The tour finances strengthen gig by gig.

On the 11th, the following evening's gig, 45 minutes drive from home (Deisenhofen, in the form of m'lady's mum, the magnificant Hilde, is home for these few days), was in the Pirate bar in nearby Rosenheim.

Here I discovered a particularity of German law: you can recieve a parking ticket for parking in a legitimate parking space but facing the wrong way. Ho hum.

The crowd was sparse but enthusiastic and Petra an efficient hostess who surely knows her stuff after 28 years running the bar. Some evenings energy seems to be at a premium and this was one such. On these occasions the performer has to dig deep and I think Andee and I did what we had to do. Shortage of audience numbers (it was a wet Mittwoch during the holiday season) were compensated for by the words of enthusiasm for my work from those who stopped to talk and buy CDs. (CD sales were encouraging and hugely disproportionate to crowd numbers.) It is always welcome when fans take the time to offer encouragement. It's the audience response that is the reason for doing this, after all.

So, one more night with the Bavarian hostess with the mostest (Hilde is Austrian, really, but naturalised Bayerisch by now I think) then off north-west to Stuttgart.


Wednesday, 11 July 2012


Well, we got the gear in the car and, despite a satnav malfunction (or perhaps the user was at fault), arrived at the first gig in Hattingen to find that the host had not prepared for our arrival. The evening was predictably not great. We did our stuff to a small audience, choosing to look on it as a warm-up for the later gigs.

On to Luett Mattens in Garding - five hours north and beyond Hamburg. Rainer runs a great musikantenkneipe (musician's bar) with a great p.a. system (a Bose column system that Andee covets). The evening was great, the audience responding to their host's infectious enthusiasm. Having not made any money the night before, the generous collection was welcome as were the CD and T-Shirt sales.

The following evening we played at the Cafe Instinkt in St Peter-Ording, the social centre in an oncology clinic. It's a lovely place and we found the audience engaged with the flurry of songs of romance and philosophy we threw at them with intelligence and enthusiasm. One volunteered to manage the 'shop' in the break and took a record amount. The tour may fund itself yet.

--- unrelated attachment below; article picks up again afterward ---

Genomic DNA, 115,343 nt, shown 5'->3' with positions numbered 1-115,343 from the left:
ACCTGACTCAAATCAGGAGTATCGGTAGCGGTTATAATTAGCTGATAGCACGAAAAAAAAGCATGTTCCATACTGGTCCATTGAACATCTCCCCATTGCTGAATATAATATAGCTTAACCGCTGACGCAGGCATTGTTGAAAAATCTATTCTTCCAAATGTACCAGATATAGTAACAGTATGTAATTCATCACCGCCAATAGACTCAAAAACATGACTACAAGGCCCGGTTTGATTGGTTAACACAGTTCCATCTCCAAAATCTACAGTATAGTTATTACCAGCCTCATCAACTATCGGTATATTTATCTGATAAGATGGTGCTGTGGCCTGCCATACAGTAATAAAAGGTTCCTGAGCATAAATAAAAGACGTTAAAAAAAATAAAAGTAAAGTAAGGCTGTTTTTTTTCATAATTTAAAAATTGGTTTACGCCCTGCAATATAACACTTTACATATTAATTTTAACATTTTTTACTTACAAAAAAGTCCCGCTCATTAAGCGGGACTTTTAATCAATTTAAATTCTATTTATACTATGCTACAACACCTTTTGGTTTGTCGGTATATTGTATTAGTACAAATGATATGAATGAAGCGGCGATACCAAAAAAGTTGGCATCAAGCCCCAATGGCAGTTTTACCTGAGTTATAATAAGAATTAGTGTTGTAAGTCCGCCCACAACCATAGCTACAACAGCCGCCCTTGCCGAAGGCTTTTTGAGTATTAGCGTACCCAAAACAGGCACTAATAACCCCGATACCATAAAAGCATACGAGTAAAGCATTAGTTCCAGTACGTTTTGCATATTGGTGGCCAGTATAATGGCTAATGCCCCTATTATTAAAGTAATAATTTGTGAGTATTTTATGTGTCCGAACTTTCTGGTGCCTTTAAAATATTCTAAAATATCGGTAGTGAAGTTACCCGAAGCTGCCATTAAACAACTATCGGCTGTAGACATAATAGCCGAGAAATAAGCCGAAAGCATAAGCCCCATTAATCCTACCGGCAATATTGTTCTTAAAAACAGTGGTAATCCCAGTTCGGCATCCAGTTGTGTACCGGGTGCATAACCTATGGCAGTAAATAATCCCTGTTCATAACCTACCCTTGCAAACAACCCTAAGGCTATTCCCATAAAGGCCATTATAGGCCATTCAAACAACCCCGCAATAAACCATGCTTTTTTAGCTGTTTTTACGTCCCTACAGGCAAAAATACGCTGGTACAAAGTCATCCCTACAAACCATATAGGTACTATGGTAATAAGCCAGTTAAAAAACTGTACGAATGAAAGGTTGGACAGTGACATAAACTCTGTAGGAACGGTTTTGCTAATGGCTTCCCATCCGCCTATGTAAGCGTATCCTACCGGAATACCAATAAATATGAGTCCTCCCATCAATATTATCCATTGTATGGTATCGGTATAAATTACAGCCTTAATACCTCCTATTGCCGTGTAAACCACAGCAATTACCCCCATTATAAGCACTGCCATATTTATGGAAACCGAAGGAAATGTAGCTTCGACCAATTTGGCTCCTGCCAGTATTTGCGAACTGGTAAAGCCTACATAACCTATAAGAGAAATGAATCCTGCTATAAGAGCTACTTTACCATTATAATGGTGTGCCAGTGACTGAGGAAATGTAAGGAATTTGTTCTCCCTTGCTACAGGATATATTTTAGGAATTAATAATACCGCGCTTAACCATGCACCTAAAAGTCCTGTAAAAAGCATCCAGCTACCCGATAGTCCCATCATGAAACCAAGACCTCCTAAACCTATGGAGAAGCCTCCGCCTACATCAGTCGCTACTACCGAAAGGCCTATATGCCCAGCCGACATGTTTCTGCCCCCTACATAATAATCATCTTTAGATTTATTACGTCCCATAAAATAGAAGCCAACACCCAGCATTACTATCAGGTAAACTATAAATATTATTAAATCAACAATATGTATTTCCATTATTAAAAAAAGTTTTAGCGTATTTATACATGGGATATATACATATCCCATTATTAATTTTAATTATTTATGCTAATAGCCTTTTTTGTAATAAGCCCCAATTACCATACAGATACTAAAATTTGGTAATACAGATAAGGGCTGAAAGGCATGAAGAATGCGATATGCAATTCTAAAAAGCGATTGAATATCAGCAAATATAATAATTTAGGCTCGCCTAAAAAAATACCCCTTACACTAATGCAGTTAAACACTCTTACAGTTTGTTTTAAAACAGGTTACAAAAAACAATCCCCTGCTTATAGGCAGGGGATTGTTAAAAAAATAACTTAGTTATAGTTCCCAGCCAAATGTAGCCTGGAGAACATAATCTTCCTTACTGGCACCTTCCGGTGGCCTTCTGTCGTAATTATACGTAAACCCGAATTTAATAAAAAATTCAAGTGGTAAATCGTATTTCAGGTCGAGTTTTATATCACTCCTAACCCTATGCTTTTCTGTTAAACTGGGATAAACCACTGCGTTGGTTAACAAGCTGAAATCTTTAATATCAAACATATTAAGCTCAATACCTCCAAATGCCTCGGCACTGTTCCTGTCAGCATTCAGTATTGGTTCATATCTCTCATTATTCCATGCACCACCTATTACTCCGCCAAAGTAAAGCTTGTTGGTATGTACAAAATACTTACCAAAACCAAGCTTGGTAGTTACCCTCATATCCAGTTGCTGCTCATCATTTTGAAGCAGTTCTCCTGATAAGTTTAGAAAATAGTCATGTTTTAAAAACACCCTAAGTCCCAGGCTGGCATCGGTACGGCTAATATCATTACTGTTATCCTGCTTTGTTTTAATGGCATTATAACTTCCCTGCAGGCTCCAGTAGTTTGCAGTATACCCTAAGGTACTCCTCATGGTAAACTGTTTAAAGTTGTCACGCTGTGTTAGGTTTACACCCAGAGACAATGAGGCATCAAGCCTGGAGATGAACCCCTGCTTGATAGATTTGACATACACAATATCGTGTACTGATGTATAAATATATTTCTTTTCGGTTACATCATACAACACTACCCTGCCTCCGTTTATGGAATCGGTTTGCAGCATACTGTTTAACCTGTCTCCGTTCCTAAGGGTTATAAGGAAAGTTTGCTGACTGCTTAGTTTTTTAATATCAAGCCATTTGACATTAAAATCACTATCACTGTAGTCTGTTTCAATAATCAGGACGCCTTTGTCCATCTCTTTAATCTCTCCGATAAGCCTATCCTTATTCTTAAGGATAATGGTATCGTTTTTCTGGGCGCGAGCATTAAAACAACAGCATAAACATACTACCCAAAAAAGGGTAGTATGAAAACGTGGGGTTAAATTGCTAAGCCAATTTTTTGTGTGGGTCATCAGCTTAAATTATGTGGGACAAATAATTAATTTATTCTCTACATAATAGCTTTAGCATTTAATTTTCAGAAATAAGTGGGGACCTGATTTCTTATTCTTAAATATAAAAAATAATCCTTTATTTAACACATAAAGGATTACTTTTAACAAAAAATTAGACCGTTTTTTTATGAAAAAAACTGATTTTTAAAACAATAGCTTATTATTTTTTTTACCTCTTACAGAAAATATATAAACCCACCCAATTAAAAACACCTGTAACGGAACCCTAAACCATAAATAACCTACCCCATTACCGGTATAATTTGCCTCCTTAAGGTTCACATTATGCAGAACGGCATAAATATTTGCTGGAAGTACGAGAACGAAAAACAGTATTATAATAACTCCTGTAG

(St Peter-Ording is a lovely seaside holiday town with the biggest, flattest beach you've ever seen and we happened upon it during the world cup of kite-surfing competition. No action though, due to insufficient wind.)

The following day we turned up in Kappeln. St P. is on the western, North Sea side of the Schleswig-Holstein area of Germany that leads to Denmark: Kappeln in on the eastern, Baltic side. It's a river port and our venue, Pallette, is just off the riverfront. It's an art and music bar run by the magnificently cool Hans-Peter. He gave us his bar to play in, his audience to play to, the tastiest food you could ask for and his bed to sleep in. Great bloke, great vibe, great food and a fine gig. (Andee's improvising during Bell the Cat is growing gig by gig and is worth the entrance money by itself - in Palette it was a piece of genius.)

Now we were faced with a ten-hour drive to Deisenhofen just south of Munich and set off at 6.30. This was a trial for Andee whose metabolism refuses to recognise a time earlier than 9.30. But stalwart we were and determined (thanks J.R.R. Tolkien) and we rolled up just 11 hours after we set off.

Half-way through the tour and, after a dodgy start, it's picked up with three great gigs that have all paid well and with merch selling well the portents for the finances are looking good.

More to follow...

Wednesday, 4 July 2012

Germany 2012: #nogoingbacktour1

Well, here we go.

Will all the gear fit in the car? Will we have to (leave behind and then) borrow guitar amps in Stuttgart when Leigh joins us for the 'Trio Weekend'? Will the newly-loaded Garmin sat-nav maps of our host country work when we get there or will we be reduced to using what (in the old days) used to be quaintly known as 'road maps'? Will our audiences be wowed by our playing of my songs? Will they turn up? Will we turn a profit? Will we make enough money to cover the expenses of the trip?

All this and more will be revealed as the 'Germany 2012: The 'No Going Back' Tour' unfolds.

Watch this space!

Tonight: ...